I had lunch today at my favorite Vietnamese restaurant, and I had my favorite dish, called Bún chả giò. Don’t ask me how to pronounce it. I’ve never gotten it right and now I’m rather embarrassed to try, so I just point at it in the menu and mumble something that sounds something like “boon chow gow.” The server never laughs outright, so I tip really big.
This picture looks something like what I had. What I find most interesting about the dish is the wonderful mix of textures. It is layered with a bit of fresh salad, noodles, strips of Vietnamese style beef, and sliced egg rolls, and a bit of a sweet sauce. I love it!
I always feel a little proud when I take someone new to this restaurant. My parents, particularly my mom, was very good at getting us to try new restaurants and new foods whenever we were out and about. I think this must be a bit uncommon because the usual reaction I get from my friends when I suggest going there is an immediate dubious look and the immediate search for excuses or an alternative restaurant suggestion.
Most of the time, though, when my dining companions are brave enough to try the place, they rave about the cuisine and I feel a small sense of accomplishment in introducing them to something new.
This particular place also ends the meal with the traditional Chinese fortune cookie. I’m pretty sure they don’t have these in Vietnam, and they probably don’t have them in China either. I’m guessing it’s just a bit of Americanization that customers have come to expect.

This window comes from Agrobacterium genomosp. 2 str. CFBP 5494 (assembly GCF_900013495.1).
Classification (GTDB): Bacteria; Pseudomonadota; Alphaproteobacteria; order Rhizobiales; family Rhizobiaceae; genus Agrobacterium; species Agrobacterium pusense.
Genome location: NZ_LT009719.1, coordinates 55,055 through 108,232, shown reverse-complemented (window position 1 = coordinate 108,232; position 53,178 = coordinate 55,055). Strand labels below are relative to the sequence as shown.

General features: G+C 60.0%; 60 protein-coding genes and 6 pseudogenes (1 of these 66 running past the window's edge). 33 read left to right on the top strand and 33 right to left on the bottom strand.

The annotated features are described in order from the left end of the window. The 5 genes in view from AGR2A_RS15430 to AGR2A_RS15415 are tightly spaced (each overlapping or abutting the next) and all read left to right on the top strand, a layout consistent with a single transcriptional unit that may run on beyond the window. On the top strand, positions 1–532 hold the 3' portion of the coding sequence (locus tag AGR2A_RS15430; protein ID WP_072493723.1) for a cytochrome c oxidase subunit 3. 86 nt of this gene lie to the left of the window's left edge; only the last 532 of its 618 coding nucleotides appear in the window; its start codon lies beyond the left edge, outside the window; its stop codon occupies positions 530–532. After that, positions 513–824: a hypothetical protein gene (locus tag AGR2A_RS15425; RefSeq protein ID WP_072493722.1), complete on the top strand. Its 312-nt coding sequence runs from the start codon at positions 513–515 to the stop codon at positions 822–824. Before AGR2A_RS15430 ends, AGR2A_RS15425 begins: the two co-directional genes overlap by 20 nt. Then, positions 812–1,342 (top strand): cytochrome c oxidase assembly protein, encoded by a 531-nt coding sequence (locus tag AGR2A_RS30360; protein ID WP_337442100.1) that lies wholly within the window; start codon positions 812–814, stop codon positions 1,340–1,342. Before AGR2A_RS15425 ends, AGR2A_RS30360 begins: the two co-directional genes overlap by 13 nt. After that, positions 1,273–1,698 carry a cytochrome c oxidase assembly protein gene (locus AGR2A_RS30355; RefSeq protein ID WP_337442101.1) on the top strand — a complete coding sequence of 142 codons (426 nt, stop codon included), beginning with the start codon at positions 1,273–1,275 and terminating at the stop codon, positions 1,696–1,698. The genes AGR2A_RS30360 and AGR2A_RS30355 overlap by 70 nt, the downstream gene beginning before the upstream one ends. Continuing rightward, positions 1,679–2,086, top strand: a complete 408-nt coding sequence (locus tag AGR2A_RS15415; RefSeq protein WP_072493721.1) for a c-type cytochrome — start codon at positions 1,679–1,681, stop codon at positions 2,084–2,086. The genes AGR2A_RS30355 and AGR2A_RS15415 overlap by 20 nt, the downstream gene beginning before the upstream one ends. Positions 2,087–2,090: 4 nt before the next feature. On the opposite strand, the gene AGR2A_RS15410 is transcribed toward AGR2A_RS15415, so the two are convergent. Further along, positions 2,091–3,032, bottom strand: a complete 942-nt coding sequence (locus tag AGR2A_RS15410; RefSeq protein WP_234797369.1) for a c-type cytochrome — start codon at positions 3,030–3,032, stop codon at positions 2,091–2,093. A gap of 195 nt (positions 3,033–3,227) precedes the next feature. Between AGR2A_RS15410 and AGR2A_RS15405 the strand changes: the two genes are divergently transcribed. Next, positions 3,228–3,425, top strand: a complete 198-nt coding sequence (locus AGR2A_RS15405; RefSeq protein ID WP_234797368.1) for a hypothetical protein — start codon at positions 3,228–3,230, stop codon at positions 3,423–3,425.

You have probably noticed too, that the “fortunes” in the cookies have stopped, for the most part, being fortunes but are more like proverbs. Today’s little tidbit was something special though. An affirmation! It read “Other enjoy your radiance.”
My immediate reaction upon reading the little slip of paper was to joke about it. It told my aunt, who was with me, that it was like getting a “get out of jail free” card in the game of Monopoly. The next time someone accuses me of being cranky, I can just whip out this little slip of paper and say, “Oh yeah? Look here, others enjoy my radiance and here’s proof!”
Upon reflection, I’ve decided that this is really a great compliment to give someone. We, as flawed and fallible humans, can exude so much about ourselves. Wouldn’t it be nice if that was really something radiant? Perhaps that pentecostal grace of the Holy Spirit, really imbibing us with joy and determination, can really be seen by others in how we conduct our lives.
I’m going to keep this little slip of paper in my wallet and the next time I see that radiance in someone, I’ll try to slip it to them in a way that doesn’t tarnish them.